8. ^ Zug KA, Warshaw EM, Fowler JF Jr, Maibach HI, Belsito DL, Pratt MD, Sasseville D, Storrs FJ, Taylor JS, Mathias CG, Deleo VA, Rietschel RL, Marks J. Patch-test results of the North American Contact Dermatitis Group 2005–2006. Dermatitis. 2009 May–Jun;20(3):149-60.
  9. ^ "History of Allergen of the Year". American Contact Dermatitis Society. Archived from the original on 2014-04-25.
  10. ^ "FDA-approved IM injection package insert for bacitracin" (PDF). Archived from the original (PDF) on 2011-05-16.
  11. ^ "Streptococcus Group A Infections: Differential Diagnoses & Workup". Archived from the original on 2009-08-28. Retrieved Sep 23, 2009.
  12. ^ "Bacitracin Susceptibility and Minimum Inhibitory Concentration (MIC) Data" (PDF). TOKU-E.
  13. ^ Stone KJ, Strominger JL (December 1971). "Mechanism of action of bacitracin: complexation with metal ion and C 55 -isoprenyl pyrophosphate". Proceedings of the National Academy of Sciences of the United States of America. 68 (12): 3223–7. Bibcode:1971PNAS...68.3223S. doi:10.1073/pnas.68.12.3223. PMC 389626. PMID 4332017.
  14. ^ Karala AR, Ruddock LW (June 2010). "Bacitracin is not a specific inhibitor of protein disulfide isomerase". The FEBS Journal. 277 (11): 2454–62. doi:10.1111/j.1742-4658.2010.07660.x. PMID 20477872. S2CID 37519169.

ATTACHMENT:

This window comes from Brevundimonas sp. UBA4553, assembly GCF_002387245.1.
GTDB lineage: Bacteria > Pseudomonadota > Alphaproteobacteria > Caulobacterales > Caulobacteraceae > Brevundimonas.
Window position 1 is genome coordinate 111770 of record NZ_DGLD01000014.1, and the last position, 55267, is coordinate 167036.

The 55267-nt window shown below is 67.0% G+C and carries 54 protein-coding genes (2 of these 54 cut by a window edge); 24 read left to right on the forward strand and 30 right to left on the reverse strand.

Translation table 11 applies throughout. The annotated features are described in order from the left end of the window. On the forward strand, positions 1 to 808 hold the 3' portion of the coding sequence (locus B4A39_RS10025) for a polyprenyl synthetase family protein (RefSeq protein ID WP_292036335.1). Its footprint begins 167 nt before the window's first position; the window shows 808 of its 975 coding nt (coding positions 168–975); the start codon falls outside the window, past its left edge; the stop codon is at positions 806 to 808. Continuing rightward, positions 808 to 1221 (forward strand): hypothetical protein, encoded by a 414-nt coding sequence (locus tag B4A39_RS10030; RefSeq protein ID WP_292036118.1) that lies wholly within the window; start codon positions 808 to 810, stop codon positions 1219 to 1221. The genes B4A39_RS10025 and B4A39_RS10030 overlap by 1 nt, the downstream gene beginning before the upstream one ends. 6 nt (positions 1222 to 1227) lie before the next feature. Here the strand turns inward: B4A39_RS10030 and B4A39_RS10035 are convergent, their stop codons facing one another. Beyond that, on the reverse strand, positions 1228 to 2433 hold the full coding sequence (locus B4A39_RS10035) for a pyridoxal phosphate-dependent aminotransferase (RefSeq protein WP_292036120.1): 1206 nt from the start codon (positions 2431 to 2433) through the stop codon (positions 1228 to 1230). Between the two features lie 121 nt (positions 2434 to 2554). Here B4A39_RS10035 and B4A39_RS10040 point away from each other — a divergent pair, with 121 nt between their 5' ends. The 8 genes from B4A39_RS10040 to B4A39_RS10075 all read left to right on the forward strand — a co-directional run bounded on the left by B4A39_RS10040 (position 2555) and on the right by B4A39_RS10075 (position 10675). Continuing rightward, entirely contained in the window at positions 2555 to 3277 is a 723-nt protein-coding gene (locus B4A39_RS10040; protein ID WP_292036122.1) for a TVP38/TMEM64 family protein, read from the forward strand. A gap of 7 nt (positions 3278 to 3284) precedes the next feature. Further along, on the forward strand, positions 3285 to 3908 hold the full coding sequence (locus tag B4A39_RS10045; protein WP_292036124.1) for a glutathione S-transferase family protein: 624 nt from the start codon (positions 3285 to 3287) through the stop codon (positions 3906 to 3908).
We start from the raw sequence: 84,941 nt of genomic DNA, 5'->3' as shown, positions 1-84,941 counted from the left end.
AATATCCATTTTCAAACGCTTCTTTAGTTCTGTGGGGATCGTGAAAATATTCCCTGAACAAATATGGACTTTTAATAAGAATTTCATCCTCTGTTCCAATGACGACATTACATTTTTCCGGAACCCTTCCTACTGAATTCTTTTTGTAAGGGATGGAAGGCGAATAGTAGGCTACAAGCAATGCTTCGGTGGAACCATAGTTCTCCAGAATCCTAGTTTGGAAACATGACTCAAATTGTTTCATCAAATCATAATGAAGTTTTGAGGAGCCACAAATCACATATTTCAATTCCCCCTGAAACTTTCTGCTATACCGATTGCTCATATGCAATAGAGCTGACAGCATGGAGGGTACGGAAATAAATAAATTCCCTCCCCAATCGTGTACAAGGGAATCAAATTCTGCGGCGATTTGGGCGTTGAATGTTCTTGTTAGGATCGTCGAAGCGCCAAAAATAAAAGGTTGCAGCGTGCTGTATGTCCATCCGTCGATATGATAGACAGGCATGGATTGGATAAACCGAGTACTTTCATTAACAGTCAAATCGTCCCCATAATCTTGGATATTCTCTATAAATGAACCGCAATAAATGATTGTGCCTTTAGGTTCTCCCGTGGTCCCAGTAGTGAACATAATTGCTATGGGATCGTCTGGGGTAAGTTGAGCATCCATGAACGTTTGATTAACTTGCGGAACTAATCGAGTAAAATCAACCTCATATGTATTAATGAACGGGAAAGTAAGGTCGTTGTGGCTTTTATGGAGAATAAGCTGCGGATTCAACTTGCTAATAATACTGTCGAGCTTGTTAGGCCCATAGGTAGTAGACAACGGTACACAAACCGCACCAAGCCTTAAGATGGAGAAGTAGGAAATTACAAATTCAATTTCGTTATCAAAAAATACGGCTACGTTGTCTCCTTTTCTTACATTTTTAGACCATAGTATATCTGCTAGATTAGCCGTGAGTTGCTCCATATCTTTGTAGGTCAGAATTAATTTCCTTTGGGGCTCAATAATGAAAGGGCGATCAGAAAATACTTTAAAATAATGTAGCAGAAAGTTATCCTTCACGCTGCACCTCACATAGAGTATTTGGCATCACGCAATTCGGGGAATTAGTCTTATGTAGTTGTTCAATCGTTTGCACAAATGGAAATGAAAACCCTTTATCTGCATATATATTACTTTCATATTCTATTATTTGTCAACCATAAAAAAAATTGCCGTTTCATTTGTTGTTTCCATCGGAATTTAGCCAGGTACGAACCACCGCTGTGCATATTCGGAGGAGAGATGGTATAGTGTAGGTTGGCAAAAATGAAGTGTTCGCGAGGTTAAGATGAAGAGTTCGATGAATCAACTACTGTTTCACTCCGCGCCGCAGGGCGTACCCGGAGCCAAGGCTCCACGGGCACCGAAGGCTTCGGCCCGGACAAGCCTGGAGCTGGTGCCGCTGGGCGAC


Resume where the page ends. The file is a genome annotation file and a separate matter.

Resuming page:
15. ^ Weston BS, Wahab NA, Roberts T, Mason RM (November 2001). "Bacitracin inhibits fibronectin matrix assembly by mesangial cells in high glucose". Kidney International. 60 (5): 1756–64. doi:10.1046/j.1523-1755.2001.00991.x. PMID 11703593.
  16. ^ a b Johnson BA, Anker H, Meleney FL (October 1945). "Bacitracin: a new antibiotic produced by a member of the B. subtilis group". Science. 102 (2650): 376–7. Bibcode:1945Sci...102..376J. doi:10.1126/science.102.2650.376. PMID 17770204. S2CID 51066.
  17. ^ "Archived copy". Archived from the original on 2014-04-28. Retrieved 2014-09-30.CS1 maint: archived copy as title (link)
  18. ^ "NewYork-Presbyterian | the Discovery of Bacitracin". 7 February 2017.
  19. ^ "Drugs@FDA: FDA-Approved Drugs". Retrieved 2021-09-17.
  20. ^ Murphy T, Roy I, Harrop A, Dixon K, Keshavarz T (September 2007). "Effect of oligosaccharide elicitors on bacitracin A production and evidence of transcriptional level control". Journal of Biotechnology. 131 (4): 397–403. doi:10.1016/j.jbiotec.2007.07.943. PMID 17825450.
  21. ^ "Committee for Veterinary Medicinal Products Bacitracin." The European Agency for the Evaluation of Medicinal Products, June 1998. Web. 18 Jan. 2013
  22. ^ Bell RG (January 1992). "Preparative high-performance liquid chromatographic separation and isolation of bacitracin components and their relationship to microbiological activity". Journal of Chromatography. 590 (1): 163–8. doi:10.1016/0021-9673(92)87018-4. PMID 1601975.